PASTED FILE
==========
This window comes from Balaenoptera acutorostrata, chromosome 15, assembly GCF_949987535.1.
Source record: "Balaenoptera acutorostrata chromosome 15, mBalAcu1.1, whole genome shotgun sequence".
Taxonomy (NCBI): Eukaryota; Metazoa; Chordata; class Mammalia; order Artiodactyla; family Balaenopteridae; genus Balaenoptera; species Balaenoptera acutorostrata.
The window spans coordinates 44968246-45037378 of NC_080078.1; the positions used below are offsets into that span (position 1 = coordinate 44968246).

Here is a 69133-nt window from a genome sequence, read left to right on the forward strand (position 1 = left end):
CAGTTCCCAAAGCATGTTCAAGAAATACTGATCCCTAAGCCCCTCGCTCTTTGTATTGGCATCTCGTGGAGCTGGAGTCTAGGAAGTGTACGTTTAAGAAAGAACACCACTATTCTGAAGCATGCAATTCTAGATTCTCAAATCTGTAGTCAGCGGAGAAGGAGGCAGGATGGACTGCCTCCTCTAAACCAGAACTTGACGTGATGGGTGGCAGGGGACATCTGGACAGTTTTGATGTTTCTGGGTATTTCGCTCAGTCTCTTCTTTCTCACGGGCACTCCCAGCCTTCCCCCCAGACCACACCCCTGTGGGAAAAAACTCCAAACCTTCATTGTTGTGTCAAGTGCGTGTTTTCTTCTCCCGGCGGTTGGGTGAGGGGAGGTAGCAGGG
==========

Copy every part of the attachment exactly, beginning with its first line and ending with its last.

This window comes from Balaenoptera acutorostrata, chromosome 15, assembly GCF_949987535.1.
Source record: "Balaenoptera acutorostrata chromosome 15, mBalAcu1.1, whole genome shotgun sequence".
Taxonomy (NCBI): Eukaryota; Metazoa; Chordata; class Mammalia; order Artiodactyla; family Balaenopteridae; genus Balaenoptera; species Balaenoptera acutorostrata.
The window spans coordinates 44968246-45037378 of NC_080078.1; the positions used below are offsets into that span (position 1 = coordinate 44968246).

Here is a 69133-nt window from a genome sequence, read left to right on the forward strand (position 1 = left end):
CAGTTCCCAAAGCATGTTCAAGAAATACTGATCCCTAAGCCCCTCGCTCTTTGTATTGGCATCTCGTGGAGCTGGAGTCTAGGAAGTGTACGTTTAAGAAAGAACACCACTATTCTGAAGCATGCAATTCTAGATTCTCAAATCTGTAGTCAGCGGAGAAGGAGGCAGGATGGACTGCCTCCTCTAAACCAGAACTTGACGTGATGGGTGGCAGGGGACATCTGGACAGTTTTGATGTTTCTGGGTATTTCGCTCAGTCTCTTCTTTCTCACGGGCACTCCCAGCCTTCCCCCCAGACCACACCCCTGTGGGAAAAAACTCCAAACCTTCATTGTTGTGTCAAGTGCGTGTTTTCTTCTCCCGGCGGTTGGGTGAGGGGAGGTAGCAGGG